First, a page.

Some of you may have seen this helmet before. Since I first purchased it, I've always been curious about the history of the helmet. Over the course of the past few months, I and several researchers in Vietnam have been looking into it and it looks like we may have found at least a portion of the helmet's history.
This helmet was locally produced in Vietnam and used predominantly between 1952 to 1960. A lightweight helmet, this was sold to the civilian market and issued to "Thanh Nien Xung Phong" (TNXP) or Youth Volunteers as Chinese produced helmets were only issued to NVA soldiers. Youth Volunteers manned Truong Son Road/HCM Trail throughout the war, helping to direct traffic, house soldiers, transport supplies and maintain the trail which included the dangerous duty of clearing ordnance.
Based off of information written on the front brim, it is believed that this helmet probably belonged to Nguyen Quang Thong, PO Code HT 24089CK of Minh Son Commune, Do Luong District, Nghe An Province.
Mr. Thong was born in Hamlet 8 in Minh Son Commune in 1943. During the course of the war, he served as a nurse, eventually arriving in the B2 Battlefront which included the entirety of III and IV Corp and a portion of II Corp. Beginning in Ninh Thuan Province, it ran all the way down to the tip of South Vietnam in Ca Mau Peninsula. Serving as a nurse, he was captured in 1968 and spent the next 6 years as a POW in Phu Quoc Prison Camp. In 1974 as part of the Paris Peace Accords, he was released and settled back in his hometown. He passed away in 1979 from an illness contracted while he was a prisoner.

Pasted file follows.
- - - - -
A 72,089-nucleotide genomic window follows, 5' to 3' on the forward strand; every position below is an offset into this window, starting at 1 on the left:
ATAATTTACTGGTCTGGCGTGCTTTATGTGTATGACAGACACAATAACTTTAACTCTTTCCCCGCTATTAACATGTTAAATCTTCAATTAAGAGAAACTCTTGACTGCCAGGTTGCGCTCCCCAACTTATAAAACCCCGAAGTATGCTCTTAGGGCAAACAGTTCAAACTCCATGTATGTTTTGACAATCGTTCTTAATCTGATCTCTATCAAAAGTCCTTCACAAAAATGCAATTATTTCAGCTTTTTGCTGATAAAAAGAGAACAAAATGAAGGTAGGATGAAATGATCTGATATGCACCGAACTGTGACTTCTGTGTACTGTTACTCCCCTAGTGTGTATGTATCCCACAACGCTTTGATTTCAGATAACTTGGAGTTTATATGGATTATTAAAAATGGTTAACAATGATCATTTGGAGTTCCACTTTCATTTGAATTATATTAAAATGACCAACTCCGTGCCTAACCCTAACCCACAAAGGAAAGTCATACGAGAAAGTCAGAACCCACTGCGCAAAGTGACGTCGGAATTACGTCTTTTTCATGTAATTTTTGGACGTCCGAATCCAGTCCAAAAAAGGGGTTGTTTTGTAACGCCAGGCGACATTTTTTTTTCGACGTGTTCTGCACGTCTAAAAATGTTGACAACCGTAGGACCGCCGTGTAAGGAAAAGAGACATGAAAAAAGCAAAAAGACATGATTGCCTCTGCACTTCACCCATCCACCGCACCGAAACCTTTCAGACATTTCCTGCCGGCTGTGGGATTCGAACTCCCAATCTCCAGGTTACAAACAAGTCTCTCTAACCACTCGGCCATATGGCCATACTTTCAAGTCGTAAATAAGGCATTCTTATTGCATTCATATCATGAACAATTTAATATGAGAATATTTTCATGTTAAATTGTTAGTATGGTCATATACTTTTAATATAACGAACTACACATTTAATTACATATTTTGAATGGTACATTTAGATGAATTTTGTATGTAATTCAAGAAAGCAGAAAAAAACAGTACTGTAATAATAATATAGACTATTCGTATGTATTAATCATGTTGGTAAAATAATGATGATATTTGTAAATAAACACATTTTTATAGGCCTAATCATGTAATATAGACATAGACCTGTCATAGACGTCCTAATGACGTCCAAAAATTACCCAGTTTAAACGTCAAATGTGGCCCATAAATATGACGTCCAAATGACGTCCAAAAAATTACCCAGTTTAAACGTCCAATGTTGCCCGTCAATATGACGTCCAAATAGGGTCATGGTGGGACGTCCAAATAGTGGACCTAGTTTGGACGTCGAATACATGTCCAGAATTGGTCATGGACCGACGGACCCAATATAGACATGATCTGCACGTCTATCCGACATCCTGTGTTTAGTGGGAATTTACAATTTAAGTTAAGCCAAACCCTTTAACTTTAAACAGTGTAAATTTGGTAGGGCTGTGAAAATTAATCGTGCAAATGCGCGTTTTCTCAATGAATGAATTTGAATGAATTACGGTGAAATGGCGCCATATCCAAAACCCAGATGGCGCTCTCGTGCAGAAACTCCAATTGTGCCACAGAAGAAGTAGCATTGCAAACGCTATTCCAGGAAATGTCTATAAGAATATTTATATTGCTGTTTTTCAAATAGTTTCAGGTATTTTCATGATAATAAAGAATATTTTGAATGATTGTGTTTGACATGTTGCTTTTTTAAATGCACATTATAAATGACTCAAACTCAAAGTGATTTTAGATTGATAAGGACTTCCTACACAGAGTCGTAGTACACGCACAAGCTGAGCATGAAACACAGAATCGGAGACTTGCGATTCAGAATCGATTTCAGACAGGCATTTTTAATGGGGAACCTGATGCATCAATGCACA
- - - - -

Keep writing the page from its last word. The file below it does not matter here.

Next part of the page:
His wife, Dau Thi Huyen, now 71 years old, is still living in the same house. Tragically, as Mr. Thong died at a young age, his family retain no photographs or mementos of him.
On the exterior are four signatories, Nguyen Thi Vinh, Duong Thi Ly, Chinh Thi Pham (written like a foreign format. It should be Pham Thi Chinh) and the only male, Dong Van Phu. From what I've been told, the first three all came from the same Commune as Mr. Thong and served as TNXP during the war.
A number of people were adamant that the helmet was fake since no NVA soldier was issued this model, but luckily, a NVA vet chimed in and gave his account on how Mr. Thong may have come into possession of the helmet.
"This kind of helmet was the type that was issued and by the Youth Volunteers. But how did Mr. Thong gain ownership of it? To address this issue, let me tell a story.
At the time, almost everybody who went into the military were issued helmets exported from China. One day while on patrol near Atopo, we heard a great commotion coming from ahead of us. When we arrived, I found a number of Youth Volunteers who were returning to the North. They quickly went cleared the road and stood off to the side so we could pass through. One of the volunteers went up to me and said:
This is where things get foggy and the research is still ongoing. The main issue is the veteran who picked up the helmet wrote down the name "Nguyen Thi Vinh" and the date of capture. This would mean that she must've been in possession of the helmet when it was captured.
Ergo, my theory is that when he was captured, he might've not had his equipment, including his helmet with him. That meant the Vinh, whether the signer, another person with the same name or whatever the case, just kept it and used it until it was picked up.
The main key to finding out the truth I believe is hidden in those for signatories. If any of them are still alive, they will probably be able to verify and confirm the history behind the helmet.
My main goal in the end though is to return the helmet to the family. I've been urged to donate it to a museum there in Vietnam, but I refuse to be the one to do it, because more than likely, they'll throw a political slant onto it which is not what I intend to do.
Anyhow, I hope that you enjoyed the post. If all goes well, the helmet should be back in ownership of the family by the end of 2019. Until then, we'll just have to continue to dig.